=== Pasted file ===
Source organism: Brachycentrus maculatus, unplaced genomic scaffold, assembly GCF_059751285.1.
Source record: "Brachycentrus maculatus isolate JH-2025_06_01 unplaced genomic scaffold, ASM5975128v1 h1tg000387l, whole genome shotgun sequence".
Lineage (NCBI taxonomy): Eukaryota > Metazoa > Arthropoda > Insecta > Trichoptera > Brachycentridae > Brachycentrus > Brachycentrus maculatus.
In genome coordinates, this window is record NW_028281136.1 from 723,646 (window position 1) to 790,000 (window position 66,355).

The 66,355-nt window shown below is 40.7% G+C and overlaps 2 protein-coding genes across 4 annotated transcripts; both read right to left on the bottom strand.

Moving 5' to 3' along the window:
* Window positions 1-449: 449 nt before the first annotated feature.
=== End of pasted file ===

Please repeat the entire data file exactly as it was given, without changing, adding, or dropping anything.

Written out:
Source organism: Brachycentrus maculatus, unplaced genomic scaffold, assembly GCF_059751285.1.
Source record: "Brachycentrus maculatus isolate JH-2025_06_01 unplaced genomic scaffold, ASM5975128v1 h1tg000387l, whole genome shotgun sequence".
Lineage (NCBI taxonomy): Eukaryota > Metazoa > Arthropoda > Insecta > Trichoptera > Brachycentridae > Brachycentrus > Brachycentrus maculatus.
In genome coordinates, this window is record NW_028281136.1 from 723,646 (window position 1) to 790,000 (window position 66,355).

The 66,355-nt window shown below is 40.7% G+C and overlaps 2 protein-coding genes across 4 annotated transcripts; both read right to left on the bottom strand.

Moving 5' to 3' along the window:
* Window positions 1-449: 449 nt before the first annotated feature.